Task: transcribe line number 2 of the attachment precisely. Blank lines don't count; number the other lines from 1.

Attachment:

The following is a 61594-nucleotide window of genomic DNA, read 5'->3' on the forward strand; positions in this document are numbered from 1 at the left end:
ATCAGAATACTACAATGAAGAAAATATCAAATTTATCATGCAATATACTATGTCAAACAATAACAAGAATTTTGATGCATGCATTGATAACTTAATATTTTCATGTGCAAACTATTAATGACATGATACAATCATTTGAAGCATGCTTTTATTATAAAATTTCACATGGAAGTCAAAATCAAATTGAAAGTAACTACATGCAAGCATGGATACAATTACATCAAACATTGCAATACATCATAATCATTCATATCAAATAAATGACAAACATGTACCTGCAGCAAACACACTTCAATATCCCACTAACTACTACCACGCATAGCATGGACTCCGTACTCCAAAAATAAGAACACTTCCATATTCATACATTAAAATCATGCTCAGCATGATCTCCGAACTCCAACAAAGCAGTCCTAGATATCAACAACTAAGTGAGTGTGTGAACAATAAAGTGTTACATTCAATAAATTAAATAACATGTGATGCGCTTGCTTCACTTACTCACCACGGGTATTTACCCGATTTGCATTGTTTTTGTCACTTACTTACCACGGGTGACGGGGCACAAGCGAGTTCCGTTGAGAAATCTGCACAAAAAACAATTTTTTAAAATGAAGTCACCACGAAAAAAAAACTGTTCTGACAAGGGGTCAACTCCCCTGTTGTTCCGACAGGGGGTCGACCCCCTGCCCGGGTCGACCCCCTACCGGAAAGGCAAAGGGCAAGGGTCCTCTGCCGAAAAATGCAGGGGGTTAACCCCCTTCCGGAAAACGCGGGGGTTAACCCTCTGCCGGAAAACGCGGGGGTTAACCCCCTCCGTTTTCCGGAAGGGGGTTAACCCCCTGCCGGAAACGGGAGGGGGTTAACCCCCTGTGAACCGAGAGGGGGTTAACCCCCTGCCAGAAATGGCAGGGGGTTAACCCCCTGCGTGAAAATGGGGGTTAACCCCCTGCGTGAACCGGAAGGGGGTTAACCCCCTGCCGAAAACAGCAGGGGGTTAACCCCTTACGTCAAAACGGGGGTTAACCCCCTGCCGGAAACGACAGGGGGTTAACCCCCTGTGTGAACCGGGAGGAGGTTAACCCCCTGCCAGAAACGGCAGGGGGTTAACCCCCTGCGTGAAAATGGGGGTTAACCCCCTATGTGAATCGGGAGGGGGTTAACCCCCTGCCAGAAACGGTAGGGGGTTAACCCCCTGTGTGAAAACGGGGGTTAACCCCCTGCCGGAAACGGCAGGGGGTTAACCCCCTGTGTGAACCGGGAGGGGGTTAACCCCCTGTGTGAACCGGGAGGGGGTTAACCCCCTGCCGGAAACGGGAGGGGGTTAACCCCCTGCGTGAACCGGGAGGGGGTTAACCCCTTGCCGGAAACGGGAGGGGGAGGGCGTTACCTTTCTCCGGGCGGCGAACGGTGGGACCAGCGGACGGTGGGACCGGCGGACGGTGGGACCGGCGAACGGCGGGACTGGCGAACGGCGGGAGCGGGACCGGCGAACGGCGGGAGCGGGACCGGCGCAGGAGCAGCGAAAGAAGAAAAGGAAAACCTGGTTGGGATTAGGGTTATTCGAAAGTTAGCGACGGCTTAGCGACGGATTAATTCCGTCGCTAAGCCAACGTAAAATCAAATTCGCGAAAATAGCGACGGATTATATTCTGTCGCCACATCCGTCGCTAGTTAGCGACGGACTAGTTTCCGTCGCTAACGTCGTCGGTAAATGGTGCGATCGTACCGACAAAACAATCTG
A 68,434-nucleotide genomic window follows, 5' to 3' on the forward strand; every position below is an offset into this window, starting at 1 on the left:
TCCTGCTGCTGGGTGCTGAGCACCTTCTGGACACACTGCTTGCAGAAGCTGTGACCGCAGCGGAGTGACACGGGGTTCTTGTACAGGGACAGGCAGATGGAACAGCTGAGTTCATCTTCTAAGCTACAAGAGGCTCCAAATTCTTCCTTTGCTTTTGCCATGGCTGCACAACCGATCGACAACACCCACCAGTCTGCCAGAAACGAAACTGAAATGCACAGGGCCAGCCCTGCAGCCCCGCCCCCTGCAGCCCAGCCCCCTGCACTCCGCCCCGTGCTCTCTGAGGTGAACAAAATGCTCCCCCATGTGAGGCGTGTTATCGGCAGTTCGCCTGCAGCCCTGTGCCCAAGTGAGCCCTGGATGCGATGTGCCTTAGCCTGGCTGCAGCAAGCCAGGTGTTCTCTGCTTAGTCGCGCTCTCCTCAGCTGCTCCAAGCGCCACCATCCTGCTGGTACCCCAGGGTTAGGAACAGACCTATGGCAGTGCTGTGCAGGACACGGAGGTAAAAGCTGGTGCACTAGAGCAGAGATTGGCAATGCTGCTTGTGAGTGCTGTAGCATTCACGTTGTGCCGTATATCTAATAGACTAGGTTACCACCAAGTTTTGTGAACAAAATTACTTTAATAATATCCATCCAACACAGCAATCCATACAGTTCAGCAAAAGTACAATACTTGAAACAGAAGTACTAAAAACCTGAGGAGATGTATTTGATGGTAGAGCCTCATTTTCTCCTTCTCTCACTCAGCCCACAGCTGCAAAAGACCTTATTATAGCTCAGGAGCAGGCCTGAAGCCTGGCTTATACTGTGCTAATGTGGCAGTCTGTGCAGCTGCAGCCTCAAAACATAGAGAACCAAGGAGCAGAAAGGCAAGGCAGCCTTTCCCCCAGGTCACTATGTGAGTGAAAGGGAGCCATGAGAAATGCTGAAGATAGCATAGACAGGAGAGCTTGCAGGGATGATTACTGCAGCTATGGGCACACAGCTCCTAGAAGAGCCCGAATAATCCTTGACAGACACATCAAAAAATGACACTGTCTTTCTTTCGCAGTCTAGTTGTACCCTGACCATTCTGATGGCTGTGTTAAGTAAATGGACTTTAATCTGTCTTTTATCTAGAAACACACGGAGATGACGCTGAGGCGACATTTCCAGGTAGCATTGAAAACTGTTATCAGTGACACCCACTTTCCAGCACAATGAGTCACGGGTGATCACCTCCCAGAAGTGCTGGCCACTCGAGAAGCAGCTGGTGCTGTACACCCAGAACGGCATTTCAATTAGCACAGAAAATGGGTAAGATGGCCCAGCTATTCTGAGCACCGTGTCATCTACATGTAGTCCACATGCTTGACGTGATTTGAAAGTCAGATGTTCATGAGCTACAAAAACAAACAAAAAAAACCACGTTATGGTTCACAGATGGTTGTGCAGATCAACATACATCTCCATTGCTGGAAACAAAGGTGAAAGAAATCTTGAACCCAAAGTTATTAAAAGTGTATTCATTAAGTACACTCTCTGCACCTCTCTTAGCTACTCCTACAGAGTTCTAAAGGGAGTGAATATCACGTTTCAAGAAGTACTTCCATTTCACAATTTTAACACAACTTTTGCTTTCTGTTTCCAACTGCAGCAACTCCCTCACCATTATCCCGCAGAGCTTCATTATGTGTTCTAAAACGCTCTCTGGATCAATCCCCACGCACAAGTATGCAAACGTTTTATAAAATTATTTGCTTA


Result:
ATCAGAATACTACAATGAAGAAAATATCAAATTTATCATGCAATATACTATGTCAAACAATAACAAGAATTTTGATGCATGCATTGATAACTTAATATTTTCATGTGCAAACTATTAATGACATGATACAATCATTTGAAGCATGCTTTTATTATAAAATTTCACATGGAAGTCAAAATCAAATTGAAAGTAACTACATGCAAGCATGGATACAATTACATCAAACATTGCAATACATCATAATCATTCATATCAAATAAATGACAAACATGTACCTGCAGCAAACACACTTCAATATCCCACTAACTACTACCACGCATAGCATGGACTCCGTACTCCAAAAATAAGAACACTTCCATATTCATACATTAAAATCATGCTCAGCATGATCTCCGAACTCCAACAAAGCAGTCCTAGATATCAACAACTAAGTGAGTGTGTGAACAATAAAGTGTTACATTCAATAAATTAAATAACATGTGATGCGCTTGCTTCACTTACTCACCACGGGTATTTACCCGATTTGCATTGTTTTTGTCACTTACTTACCACGGGTGACGGGGCACAAGCGAGTTCCGTTGAGAAATCTGCACAAAAAACAATTTTTTAAAATGAAGTCACCACGAAAAAAAAACTGTTCTGACAAGGGGTCAACTCCCCTGTTGTTCCGACAGGGGGTCGACCCCCTGCCCGGGTCGACCCCCTACCGGAAAGGCAAAGGGCAAGGGTCCTCTGCCGAAAAATGCAGGGGGTTAACCCCCTTCCGGAAAACGCGGGGGTTAACCCTCTGCCGGAAAACGCGGGGGTTAACCCCCTCCGTTTTCCGGAAGGGGGTTAACCCCCTGCCGGAAACGGGAGGGGGTTAACCCCCTGTGAACCGAGAGGGGGTTAACCCCCTGCCAGAAATGGCAGGGGGTTAACCCCCTGCGTGAAAATGGGGGTTAACCCCCTGCGTGAACCGGAAGGGGGTTAACCCCCTGCCGAAAACAGCAGGGGGTTAACCCCTTACGTCAAAACGGGGGTTAACCCCCTGCCGGAAACGACAGGGGGTTAACCCCCTGTGTGAACCGGGAGGAGGTTAACCCCCTGCCAGAAACGGCAGGGGGTTAACCCCCTGCGTGAAAATGGGGGTTAACCCCCTATGTGAATCGGGAGGGGGTTAACCCCCTGCCAGAAACGGTAGGGGGTTAACCCCCTGTGTGAAAACGGGGGTTAACCCCCTGCCGGAAACGGCAGGGGGTTAACCCCCTGTGTGAACCGGGAGGGGGTTAACCCCCTGTGTGAACCGGGAGGGGGTTAACCCCCTGCCGGAAACGGGAGGGGGTTAACCCCCTGCGTGAACCGGGAGGGGGTTAACCCCTTGCCGGAAACGGGAGGGGGAGGGCGTTACCTTTCTCCGGGCGGCGAACGGTGGGACCAGCGGACGGTGGGACCGGCGGACGGTGGGACCGGCGAACGGCGGGACTGGCGAACGGCGGGAGCGGGACCGGCGAACGGCGGGAGCGGGACCGGCGCAGGAGCAGCGAAAGAAGAAAAGGAAAACCTGGTTGGGATTAGGGTTATTCGAAAGTTAGCGACGGCTTAGCGACGGATTAATTCCGTCGCTAAGCCAACGTAAAATCAAATTCGCGAAAATAGCGACGGATTATATTCTGTCGCCACATCCGTCGCTAGTTAGCGACGGACTAGTTTCCGTCGCTAACGTCGTCGGTAAATGGTGCGATCGTACCGACAAAACAATCTG